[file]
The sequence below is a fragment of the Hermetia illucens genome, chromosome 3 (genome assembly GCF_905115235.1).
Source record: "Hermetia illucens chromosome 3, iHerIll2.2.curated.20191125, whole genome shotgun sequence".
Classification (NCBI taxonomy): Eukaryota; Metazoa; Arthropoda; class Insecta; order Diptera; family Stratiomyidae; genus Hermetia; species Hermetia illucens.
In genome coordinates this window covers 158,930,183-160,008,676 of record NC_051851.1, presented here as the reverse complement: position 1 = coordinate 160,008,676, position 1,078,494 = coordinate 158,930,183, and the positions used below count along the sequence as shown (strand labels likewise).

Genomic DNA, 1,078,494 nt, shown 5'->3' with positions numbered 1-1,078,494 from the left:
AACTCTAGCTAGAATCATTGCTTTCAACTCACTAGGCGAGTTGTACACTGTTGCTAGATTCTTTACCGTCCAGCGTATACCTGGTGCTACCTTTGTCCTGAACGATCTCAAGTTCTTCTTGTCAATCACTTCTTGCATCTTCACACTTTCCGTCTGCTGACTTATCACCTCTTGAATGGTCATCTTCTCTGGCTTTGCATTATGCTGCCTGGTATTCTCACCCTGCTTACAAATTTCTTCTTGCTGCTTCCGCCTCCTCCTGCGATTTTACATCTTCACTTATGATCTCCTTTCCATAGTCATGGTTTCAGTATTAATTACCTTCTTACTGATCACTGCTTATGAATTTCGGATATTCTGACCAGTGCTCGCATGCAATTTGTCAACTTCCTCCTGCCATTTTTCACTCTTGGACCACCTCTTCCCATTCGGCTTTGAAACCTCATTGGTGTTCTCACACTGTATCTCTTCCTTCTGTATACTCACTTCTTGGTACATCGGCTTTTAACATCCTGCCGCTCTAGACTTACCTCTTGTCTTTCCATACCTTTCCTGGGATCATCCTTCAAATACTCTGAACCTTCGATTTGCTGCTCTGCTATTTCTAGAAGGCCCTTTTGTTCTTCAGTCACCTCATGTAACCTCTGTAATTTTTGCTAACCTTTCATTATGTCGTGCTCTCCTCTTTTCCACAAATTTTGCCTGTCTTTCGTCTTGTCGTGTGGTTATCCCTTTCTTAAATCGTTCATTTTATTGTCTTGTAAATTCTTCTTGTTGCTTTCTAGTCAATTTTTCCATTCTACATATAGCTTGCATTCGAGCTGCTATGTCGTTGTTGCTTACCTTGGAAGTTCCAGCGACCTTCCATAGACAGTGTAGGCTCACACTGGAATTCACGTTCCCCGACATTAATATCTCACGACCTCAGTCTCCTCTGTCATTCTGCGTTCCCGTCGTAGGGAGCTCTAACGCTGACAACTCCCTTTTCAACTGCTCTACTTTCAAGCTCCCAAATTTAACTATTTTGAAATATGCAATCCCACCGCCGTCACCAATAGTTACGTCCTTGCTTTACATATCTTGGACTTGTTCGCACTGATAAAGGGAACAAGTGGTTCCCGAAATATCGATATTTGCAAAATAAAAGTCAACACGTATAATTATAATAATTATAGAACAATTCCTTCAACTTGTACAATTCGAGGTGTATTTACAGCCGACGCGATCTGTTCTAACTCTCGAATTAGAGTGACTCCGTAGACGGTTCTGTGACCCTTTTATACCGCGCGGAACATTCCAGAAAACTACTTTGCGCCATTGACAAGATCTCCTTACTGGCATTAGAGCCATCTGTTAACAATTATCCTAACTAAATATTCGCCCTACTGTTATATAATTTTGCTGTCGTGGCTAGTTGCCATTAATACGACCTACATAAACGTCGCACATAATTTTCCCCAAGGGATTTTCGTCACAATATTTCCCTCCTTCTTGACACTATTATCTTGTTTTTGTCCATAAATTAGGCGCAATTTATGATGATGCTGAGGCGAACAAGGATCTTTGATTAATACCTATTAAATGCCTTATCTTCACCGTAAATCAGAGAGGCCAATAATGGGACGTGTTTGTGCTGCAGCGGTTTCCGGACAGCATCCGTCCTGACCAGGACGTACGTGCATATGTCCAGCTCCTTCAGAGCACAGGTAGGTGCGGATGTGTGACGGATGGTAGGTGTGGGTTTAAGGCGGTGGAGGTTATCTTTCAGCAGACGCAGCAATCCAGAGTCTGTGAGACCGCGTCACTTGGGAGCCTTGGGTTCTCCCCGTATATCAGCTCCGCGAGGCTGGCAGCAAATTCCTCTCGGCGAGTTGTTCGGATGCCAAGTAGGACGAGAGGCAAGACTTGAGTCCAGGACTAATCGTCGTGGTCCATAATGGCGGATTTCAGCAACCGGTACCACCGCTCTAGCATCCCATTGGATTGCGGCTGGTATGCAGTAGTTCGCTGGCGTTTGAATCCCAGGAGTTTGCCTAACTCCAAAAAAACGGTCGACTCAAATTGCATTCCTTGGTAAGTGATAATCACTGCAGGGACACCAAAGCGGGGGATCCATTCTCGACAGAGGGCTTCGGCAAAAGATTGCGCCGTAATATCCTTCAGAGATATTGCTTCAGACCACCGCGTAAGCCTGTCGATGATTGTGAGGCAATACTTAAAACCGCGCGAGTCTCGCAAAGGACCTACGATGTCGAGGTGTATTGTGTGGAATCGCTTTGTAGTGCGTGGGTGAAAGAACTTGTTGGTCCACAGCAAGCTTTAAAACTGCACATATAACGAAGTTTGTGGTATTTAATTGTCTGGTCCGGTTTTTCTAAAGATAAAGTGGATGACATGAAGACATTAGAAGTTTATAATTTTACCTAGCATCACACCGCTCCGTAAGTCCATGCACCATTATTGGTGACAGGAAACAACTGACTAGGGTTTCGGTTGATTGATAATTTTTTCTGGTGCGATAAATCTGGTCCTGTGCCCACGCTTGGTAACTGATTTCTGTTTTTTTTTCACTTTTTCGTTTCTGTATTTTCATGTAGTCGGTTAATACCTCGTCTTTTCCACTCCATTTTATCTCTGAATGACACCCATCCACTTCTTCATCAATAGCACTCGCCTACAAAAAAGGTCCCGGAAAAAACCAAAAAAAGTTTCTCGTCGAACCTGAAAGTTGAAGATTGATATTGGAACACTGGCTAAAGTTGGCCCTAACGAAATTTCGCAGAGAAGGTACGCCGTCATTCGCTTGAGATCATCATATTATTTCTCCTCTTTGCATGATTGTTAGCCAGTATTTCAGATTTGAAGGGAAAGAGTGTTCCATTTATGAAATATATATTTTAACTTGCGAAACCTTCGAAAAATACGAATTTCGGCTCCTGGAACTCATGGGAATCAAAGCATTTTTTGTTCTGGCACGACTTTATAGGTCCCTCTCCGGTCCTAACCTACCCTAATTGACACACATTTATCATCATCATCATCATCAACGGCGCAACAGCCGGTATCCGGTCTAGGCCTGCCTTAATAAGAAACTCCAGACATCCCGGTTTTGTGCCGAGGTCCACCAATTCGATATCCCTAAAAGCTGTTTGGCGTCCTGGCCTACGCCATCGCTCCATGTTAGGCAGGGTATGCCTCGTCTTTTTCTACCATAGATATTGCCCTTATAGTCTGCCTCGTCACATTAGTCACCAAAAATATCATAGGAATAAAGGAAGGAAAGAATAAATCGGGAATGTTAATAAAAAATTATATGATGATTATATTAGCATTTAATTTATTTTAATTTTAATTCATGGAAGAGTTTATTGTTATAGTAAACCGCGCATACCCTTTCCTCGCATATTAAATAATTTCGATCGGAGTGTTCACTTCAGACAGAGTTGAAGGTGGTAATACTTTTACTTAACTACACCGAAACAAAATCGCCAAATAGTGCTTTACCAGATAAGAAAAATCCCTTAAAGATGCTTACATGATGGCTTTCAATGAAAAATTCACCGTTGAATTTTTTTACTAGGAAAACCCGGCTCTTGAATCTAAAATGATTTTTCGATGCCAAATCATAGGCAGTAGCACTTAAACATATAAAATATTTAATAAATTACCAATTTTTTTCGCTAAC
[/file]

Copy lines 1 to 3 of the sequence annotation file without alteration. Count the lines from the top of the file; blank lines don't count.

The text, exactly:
The sequence below is a fragment of the Hermetia illucens genome, chromosome 3 (genome assembly GCF_905115235.1).
Source record: "Hermetia illucens chromosome 3, iHerIll2.2.curated.20191125, whole genome shotgun sequence".
Classification (NCBI taxonomy): Eukaryota; Metazoa; Arthropoda; class Insecta; order Diptera; family Stratiomyidae; genus Hermetia; species Hermetia illucens.